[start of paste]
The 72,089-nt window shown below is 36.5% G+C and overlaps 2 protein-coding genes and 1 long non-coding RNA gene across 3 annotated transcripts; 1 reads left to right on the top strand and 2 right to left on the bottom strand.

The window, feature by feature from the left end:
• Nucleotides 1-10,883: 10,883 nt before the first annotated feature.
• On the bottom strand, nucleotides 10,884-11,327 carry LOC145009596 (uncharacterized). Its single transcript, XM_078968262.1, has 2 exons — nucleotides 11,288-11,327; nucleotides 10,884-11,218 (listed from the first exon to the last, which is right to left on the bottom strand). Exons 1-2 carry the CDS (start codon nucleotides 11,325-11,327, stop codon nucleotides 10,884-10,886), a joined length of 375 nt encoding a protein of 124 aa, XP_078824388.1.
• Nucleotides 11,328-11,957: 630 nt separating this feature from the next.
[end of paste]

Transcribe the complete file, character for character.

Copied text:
The 72,089-nt window shown below is 36.5% G+C and overlaps 2 protein-coding genes and 1 long non-coding RNA gene across 3 annotated transcripts; 1 reads left to right on the top strand and 2 right to left on the bottom strand.

The window, feature by feature from the left end:
• Nucleotides 1-10,883: 10,883 nt before the first annotated feature.
• On the bottom strand, nucleotides 10,884-11,327 carry LOC145009596 (uncharacterized). Its single transcript, XM_078968262.1, has 2 exons — nucleotides 11,288-11,327; nucleotides 10,884-11,218 (listed from the first exon to the last, which is right to left on the bottom strand). Exons 1-2 carry the CDS (start codon nucleotides 11,325-11,327, stop codon nucleotides 10,884-10,886), a joined length of 375 nt encoding a protein of 124 aa, XP_078824388.1.
• Nucleotides 11,328-11,957: 630 nt separating this feature from the next.